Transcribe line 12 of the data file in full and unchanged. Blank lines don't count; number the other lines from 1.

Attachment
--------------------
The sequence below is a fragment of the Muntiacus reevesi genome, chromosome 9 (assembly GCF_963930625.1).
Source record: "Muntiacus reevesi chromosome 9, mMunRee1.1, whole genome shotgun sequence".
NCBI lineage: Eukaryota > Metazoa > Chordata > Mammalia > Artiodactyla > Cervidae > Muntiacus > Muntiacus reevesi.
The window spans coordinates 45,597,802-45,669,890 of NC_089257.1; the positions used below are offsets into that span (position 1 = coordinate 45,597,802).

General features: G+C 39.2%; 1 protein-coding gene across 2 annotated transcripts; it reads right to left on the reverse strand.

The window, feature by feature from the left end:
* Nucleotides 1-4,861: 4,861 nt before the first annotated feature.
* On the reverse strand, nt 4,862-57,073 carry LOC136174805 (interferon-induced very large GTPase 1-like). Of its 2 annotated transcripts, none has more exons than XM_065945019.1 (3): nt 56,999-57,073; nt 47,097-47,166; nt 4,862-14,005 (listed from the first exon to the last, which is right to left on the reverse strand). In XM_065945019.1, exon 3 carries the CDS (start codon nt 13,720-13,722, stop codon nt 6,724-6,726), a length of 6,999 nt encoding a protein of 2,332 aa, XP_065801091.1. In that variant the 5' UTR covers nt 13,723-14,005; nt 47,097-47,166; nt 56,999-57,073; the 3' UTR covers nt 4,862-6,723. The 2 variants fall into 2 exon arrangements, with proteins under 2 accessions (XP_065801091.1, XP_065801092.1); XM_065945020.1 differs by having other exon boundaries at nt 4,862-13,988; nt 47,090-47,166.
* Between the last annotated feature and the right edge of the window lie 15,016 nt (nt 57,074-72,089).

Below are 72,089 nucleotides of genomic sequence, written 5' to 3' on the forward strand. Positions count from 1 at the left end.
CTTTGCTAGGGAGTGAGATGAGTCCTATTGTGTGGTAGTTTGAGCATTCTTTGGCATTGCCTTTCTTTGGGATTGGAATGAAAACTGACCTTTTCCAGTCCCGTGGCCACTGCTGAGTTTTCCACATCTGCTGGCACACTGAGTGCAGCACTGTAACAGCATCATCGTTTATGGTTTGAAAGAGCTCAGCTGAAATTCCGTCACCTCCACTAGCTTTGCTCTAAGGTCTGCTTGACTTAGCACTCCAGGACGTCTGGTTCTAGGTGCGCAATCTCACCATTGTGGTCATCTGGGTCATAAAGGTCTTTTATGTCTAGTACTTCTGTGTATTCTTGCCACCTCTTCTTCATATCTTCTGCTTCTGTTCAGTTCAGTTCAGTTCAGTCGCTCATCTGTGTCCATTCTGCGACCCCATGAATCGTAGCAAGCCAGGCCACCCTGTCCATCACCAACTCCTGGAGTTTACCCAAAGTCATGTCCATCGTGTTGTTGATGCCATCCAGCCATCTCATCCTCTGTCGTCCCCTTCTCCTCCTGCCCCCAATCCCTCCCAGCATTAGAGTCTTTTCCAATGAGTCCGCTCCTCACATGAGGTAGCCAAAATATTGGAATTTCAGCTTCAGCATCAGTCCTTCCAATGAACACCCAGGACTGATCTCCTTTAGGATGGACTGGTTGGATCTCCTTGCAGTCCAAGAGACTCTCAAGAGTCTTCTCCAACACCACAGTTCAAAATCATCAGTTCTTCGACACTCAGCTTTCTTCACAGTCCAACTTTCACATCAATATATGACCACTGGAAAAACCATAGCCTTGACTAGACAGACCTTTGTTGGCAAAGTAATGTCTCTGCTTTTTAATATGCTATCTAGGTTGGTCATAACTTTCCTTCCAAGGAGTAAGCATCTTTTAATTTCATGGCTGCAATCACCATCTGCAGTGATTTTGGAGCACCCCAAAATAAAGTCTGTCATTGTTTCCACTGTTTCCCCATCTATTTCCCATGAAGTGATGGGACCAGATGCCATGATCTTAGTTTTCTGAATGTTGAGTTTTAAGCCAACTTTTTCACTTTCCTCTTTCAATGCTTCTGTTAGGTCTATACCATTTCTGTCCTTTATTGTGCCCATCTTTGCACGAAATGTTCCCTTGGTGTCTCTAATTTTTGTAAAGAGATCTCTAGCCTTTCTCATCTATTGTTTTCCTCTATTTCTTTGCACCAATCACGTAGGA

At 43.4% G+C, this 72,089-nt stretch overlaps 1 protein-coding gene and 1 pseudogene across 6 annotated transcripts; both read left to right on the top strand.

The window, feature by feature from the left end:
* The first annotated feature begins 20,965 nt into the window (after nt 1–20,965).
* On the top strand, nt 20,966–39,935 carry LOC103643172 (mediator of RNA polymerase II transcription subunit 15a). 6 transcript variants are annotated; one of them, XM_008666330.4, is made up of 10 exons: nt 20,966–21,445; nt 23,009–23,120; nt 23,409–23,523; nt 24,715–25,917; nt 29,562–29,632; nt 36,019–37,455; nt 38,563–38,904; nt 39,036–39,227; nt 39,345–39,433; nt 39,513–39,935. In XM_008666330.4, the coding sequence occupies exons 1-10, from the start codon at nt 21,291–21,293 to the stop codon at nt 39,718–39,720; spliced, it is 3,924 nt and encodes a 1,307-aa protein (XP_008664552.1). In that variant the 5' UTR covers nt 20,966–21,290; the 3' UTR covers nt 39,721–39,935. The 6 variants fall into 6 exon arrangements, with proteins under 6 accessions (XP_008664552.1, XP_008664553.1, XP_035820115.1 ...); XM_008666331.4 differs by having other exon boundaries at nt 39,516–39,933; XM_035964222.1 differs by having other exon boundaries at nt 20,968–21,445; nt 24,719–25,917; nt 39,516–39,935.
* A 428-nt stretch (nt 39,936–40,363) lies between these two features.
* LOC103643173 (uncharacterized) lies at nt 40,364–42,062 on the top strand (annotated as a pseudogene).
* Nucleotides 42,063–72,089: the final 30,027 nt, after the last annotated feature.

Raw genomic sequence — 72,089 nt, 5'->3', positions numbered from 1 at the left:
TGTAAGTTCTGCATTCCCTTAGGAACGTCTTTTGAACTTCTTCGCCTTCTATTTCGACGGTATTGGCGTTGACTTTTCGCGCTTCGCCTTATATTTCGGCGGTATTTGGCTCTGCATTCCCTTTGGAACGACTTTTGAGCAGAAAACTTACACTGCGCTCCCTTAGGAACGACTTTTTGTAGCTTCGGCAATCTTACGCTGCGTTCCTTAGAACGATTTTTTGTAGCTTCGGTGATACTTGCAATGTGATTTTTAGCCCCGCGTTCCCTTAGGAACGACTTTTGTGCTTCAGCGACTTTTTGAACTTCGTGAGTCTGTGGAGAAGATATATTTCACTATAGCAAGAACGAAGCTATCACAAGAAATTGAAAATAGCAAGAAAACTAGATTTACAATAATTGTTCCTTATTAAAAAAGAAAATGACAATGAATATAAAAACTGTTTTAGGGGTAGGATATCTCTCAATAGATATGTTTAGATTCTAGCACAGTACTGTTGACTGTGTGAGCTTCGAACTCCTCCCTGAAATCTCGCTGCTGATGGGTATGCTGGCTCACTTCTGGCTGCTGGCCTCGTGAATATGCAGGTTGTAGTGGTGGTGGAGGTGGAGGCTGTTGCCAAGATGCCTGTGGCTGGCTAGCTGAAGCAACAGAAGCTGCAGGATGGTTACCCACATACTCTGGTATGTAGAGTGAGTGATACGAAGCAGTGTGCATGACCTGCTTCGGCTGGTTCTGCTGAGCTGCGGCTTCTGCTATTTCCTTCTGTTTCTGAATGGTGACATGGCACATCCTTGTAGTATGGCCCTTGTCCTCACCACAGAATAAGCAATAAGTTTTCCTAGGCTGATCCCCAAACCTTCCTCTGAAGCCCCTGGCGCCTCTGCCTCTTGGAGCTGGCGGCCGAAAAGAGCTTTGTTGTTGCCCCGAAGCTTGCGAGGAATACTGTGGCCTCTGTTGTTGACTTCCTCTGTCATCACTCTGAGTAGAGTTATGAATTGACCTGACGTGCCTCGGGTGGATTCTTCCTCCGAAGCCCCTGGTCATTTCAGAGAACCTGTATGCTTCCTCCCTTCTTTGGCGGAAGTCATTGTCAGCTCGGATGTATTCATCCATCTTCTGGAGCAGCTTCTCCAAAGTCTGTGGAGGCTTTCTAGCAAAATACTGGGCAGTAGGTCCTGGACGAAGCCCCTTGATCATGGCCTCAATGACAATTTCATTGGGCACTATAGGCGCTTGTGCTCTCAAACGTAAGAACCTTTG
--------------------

At 43.4% G+C, this 72,089-nt stretch overlaps 1 protein-coding gene and 1 pseudogene across 6 annotated transcripts; both read left to right on the top strand.